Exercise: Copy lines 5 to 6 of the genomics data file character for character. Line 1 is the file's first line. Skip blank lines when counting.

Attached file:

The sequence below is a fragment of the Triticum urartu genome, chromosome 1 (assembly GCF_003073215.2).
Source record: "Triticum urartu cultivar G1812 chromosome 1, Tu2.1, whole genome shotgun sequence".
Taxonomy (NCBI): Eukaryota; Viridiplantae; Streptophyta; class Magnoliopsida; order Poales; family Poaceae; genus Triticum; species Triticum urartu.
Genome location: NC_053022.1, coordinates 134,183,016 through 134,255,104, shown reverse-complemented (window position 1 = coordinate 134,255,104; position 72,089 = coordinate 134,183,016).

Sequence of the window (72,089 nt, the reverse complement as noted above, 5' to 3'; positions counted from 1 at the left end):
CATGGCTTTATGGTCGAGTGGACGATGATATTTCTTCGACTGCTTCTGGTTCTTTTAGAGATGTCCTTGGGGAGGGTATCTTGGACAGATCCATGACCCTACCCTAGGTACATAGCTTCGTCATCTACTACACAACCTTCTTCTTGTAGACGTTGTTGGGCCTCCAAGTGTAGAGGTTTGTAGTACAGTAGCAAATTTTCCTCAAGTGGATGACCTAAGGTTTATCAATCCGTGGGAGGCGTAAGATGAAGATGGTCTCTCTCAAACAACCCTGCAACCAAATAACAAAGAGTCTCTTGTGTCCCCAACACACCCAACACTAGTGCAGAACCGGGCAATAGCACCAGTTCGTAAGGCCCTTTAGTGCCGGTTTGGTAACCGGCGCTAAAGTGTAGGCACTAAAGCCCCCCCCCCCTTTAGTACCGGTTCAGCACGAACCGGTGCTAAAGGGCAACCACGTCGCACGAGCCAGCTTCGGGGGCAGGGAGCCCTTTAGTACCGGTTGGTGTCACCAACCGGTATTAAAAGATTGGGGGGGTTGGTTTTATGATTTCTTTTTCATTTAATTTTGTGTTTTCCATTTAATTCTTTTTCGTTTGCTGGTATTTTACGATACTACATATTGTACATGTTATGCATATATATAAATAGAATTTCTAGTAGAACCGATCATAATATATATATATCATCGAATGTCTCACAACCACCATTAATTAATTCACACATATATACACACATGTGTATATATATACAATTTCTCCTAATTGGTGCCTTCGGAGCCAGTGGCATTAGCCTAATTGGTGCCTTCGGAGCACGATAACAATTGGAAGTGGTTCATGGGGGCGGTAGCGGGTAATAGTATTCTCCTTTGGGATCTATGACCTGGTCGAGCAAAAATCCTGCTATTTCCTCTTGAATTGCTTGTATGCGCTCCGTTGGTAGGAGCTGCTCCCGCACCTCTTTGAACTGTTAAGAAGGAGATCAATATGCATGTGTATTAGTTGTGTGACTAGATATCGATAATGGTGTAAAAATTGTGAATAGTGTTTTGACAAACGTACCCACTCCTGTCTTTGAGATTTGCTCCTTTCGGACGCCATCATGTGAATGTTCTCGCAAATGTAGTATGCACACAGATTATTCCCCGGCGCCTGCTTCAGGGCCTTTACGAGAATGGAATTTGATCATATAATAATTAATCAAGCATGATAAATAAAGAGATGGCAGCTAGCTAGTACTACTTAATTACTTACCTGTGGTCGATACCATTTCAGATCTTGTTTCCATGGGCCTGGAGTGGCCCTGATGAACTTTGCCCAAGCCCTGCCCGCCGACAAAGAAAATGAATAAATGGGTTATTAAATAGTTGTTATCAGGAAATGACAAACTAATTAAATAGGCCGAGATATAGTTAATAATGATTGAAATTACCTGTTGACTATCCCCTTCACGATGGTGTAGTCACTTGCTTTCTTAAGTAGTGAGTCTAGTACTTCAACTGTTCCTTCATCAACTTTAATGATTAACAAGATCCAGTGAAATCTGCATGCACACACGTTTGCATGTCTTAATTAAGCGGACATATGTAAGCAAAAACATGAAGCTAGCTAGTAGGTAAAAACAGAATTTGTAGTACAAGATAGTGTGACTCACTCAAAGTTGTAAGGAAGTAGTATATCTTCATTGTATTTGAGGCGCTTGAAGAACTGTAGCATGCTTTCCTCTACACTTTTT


Sequence of the window (72,089 nt, the reverse complement as noted above, 5' to 3'; positions counted from 1 at the left end):
CATGGCTTTATGGTCGAGTGGACGATGATATTTCTTCGACTGCTTCTGGTTCTTTTAGAGATGTCCTTGGGGAGGGTATCTTGGACAGATCCATGACCCTACCCTAGGTACATAGCTTCGTCATCTACTACACAACCTTCTTCTTGTAGACGTTGTTGGGCCTCCAAGTGTAGAGGTTTGTAGTACAGTAGCAAATTTTCCTCAAGTGGATGACCTAAGGTTTATCAATCCGTGGGAGGCGTAAGATGAAGATGGTCTCTCTCAAACAACCCTGCAACCAAATAACAAAGAGTCTCTTGTGTCCCCAACACACCCAACACTAGTGCAGAACCGGGCAATAGCACCAGTTCGTAAGGCCCTTTAGTGCCGGTTTGGTAACCGGCGCTAAAGTGTAGGCACTAAAGCCCCCCCCCCCTTTAGTACCGGTTCAGCACGAACCGGTGCTAAAGGGCAACCACGTCGCACGAGCCAGCTTCGGGGGCAGGGAGCCCTTTAGTACCGGTTGGTGTCACCAACCGGTATTAAAAGATTGGGGGGGTTGGTTTTATGATTTCTTTTTCATTTAATTTTGTGTTTTCCATTTAATTCTTTTTCGTTTGCTGGTATTTTACGATACTACATATTGTACATGTTATGCATATATATAAATAGAATTTCTAGTAGAACCGATCATAATATATATATATCATCGAATGTCTCACAACCACCATTAATTAATTCACACATATATACACACATGTGTATATATATACAATTTCTCCTAATTGGTGCCTTCGGAGCCAGTGGCATTAGCCTAATTGGTGCCTTCGGAGCACGATAACAATTGGAAGTGGTTCATGGGGGCGGTAGCGGGTAATAGTATTCTCCTTTGGGATCTATGACCTGGTCGAGCAAAAATCCTGCTATTTCCTCTTGAATTGCTTGTATGCGCTCCGTTGGTAGGAGCTGCTCCCGCACCTCTTTGAACTGTTAAGAAGGAGATCAATATGCATGTGTATTAGTTGTGTGACTAGATATCGATAATGGTGTAAAAATTGTGAATAGTGTTTTGACAAACGTACCCACTCCTGTCTTTGAGATTTGCTCCTTTCGGACGCCATCATGTGAATGTTCTCGCAAATGTAGTATGCACACAGATTATTCCCCGGCGCCTGCTTCAGGGCCTTTACGAGAATGGAATTTGATCATATAATAATTAATCAAGCATGATAAATAAAGAGATGGCAGCTAGCTAGTACTACTTAATTACTTACCTGTGGTCGATACCATTTCAGATCTTGTTTCCATGGGCCTGGAGTGGCCCTGATGAACTTTGCCCAAGCCCTGCCCGCCGACAAAGAAAATGAATAAATGGGTTATTAAATAGTTGTTATCAGGAAATGACAAACTAATTAAATAGGCCGAGATATAGTTAATAATGATTGAAATTACCTGTTGACTATCCCCTTCACGATGGTGTAGTCACTTGCTTTCTTAAGTAGTGAGTCTAGTACTTCAACTGTTCCTTCATCAACTTTAATGATTAACAAGATCCAGTGAAATCTGCATGCACACACGTTTGCATGTCTTAATTAAGCGGACATATGTAAGCAAAAACATGAAGCTAGCTAGTAGGTAAAAACAGAATTTGTAGTACAAGATAGTGTGACTCACTCAAAGTTGTAAGGAAGTAGTATATCTTCATTGTATTTGAGGCGCTTGAAGAACTGTAGCATGCTTTCCTCTACACTTTTT